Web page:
Bargain of the week: fare fight at Manchester
Manchester airport has had an exceptional year. Earlier this month, bosses at the busiest UK airport outside London announced that 21m passengers have passed through over the last year. And next year is looking even better, thanks to an increase in the number of flights.
When the winter schedules begin in November, increased competition on existing routes will force down fares. Maersk Air (020-7333 0066; www.maersk-air.com) is already selling seats on its new Manchester-Copenhagen (below) link for just £61 return - undercutting both British Airways (0870 850 9850; www.ba.com) and SAS, who are certain to respond.
From Hallowe'en, British gamblers heading to Las Vegas will have a choice of flights, after BMI (0870 60 70 555; www.flybmi.com) announced it is to run three services a week from Manchester. The airline is selling seats at £399 return, which is likely to trigger a fares battle with Virgin Atlantic (0870 380 2007; www.virgin-atlantic.com), which currently flies from Gatwick.
The range of exotic destinations from Manchester is expanding quickly. Twice a week, SyrianAir (020-7631 3511; www.syrian-airlines.com) departs from Manchester for Damascus, with connections to a wide range of Asian destinations. And from Monday, Air Baltic (00 371 720 7777; www.airbaltic.com) will start flying three times a week to the Latvian capital, Riga.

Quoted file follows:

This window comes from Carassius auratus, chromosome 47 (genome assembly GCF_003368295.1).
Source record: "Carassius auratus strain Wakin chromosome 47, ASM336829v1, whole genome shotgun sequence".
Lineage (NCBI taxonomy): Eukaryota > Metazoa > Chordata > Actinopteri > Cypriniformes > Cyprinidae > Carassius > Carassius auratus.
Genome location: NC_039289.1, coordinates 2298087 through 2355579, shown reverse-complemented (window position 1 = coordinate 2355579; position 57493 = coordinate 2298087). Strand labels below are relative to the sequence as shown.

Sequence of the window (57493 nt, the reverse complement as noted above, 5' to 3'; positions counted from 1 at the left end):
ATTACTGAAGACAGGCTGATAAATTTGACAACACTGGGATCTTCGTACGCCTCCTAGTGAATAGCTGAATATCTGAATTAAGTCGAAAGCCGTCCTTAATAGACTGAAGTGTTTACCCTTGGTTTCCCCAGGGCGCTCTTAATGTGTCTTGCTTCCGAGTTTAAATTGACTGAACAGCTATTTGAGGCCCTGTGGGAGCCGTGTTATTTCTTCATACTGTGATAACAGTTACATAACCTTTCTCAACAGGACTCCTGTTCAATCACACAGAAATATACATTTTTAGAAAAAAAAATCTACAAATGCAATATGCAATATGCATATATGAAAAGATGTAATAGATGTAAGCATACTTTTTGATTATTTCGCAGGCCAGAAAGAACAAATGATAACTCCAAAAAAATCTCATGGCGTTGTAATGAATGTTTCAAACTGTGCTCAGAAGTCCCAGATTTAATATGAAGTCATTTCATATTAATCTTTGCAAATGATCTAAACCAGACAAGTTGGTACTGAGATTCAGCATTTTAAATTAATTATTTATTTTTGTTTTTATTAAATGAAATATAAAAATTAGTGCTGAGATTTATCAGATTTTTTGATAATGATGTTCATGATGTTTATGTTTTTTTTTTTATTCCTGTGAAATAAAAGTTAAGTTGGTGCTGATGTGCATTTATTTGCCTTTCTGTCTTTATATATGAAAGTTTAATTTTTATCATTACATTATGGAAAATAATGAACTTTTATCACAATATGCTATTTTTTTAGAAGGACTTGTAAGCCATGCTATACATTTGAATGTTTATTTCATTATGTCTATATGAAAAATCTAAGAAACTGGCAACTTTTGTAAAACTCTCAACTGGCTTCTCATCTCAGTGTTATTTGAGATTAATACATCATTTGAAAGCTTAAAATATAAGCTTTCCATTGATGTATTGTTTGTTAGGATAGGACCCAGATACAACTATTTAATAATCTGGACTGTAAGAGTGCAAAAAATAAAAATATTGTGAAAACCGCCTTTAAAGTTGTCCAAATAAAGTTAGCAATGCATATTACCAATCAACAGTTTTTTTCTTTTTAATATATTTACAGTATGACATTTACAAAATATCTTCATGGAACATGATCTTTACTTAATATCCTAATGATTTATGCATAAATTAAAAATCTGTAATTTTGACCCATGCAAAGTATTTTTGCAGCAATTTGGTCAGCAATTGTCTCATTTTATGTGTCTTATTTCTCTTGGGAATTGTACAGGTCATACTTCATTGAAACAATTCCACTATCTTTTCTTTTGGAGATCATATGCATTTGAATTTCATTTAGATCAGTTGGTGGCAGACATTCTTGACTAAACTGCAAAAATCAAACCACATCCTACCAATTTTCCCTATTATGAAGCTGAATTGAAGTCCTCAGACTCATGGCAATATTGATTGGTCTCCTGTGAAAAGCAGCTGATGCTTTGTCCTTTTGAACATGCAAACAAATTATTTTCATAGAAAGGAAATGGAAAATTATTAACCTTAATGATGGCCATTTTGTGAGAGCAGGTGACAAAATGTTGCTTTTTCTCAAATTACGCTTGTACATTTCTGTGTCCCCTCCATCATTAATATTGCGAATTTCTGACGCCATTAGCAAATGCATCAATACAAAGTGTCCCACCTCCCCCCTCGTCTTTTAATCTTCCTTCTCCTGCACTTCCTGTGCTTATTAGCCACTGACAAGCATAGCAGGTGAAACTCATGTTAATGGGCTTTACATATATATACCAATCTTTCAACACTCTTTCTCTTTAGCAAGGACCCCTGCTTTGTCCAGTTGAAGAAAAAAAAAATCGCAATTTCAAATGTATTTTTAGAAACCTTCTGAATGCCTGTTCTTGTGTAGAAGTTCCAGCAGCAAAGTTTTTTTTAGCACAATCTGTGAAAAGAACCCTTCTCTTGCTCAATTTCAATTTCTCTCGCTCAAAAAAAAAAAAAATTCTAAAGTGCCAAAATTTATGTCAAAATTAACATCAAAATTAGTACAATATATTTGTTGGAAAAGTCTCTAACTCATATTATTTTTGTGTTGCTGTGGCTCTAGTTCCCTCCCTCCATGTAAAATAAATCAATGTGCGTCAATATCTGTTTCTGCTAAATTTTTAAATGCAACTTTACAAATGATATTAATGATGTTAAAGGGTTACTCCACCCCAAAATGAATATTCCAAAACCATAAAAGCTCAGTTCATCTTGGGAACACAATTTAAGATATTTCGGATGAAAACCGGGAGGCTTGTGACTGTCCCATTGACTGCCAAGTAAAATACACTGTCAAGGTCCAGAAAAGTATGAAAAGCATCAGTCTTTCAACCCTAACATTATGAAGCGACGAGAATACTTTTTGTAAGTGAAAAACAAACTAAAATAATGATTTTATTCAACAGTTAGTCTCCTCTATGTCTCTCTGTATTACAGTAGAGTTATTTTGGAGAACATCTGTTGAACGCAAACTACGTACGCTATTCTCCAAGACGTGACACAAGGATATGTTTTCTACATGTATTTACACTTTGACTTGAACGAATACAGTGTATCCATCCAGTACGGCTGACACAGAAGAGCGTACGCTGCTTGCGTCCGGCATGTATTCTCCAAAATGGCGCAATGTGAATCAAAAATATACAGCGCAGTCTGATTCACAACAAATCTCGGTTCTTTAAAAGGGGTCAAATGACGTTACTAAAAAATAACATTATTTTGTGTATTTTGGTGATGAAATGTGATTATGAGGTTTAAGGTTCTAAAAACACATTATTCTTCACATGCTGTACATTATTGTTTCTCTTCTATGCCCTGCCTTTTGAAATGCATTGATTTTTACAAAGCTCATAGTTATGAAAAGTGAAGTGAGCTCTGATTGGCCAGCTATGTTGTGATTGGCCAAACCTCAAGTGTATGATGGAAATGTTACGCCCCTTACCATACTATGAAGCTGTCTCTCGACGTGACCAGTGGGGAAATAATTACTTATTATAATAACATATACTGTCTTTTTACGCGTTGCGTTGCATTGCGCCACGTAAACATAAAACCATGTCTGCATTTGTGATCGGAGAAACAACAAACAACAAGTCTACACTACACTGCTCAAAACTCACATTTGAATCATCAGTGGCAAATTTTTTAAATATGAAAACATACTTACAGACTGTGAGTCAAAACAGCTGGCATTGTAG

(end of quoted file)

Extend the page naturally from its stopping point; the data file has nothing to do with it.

Warning of the week: London link cut
Four weeks from today, a winter of disruption begins for rail passengers. Work on a new Thameslink station beneath St Pancras, itself being rebuilt as London's new Eurostar terminal, will disrupt services for the next eight months.
Thameslink will continue to operate south from King's Cross to Brighton. But northbound services to St Albans, Luton and Bedford will run from the temporary terminus at St Pancras - a 15-minute walk from King's Cross Thameslink station.
Because Thameslink will temporarily occupy half the platforms at St Pancras, Midland Mainline has been forced to axe its service to Manchester, though additional trains will run to Nottingham.
For details call the "All Change" helpline run by Thameslink (0845 330 3661; www.thameslink.co.uk).
Destination of the week: route of the original Orient Express
From next spring you can relive the eastern section of the original Orient Express route, which once linked Paris with Istanbul. The Royal Hungarian Express, formerly owned by the Hungarian government, has been chartered by Great Rail Journeys (01904 521900, www.greatrail.com) to run between Budapest and Istanbul. A package departing on 27 April, including first-class rail travel from London to Budapest, costs £2,750, returning from Istanbul to London Heathrow by air.Reuse content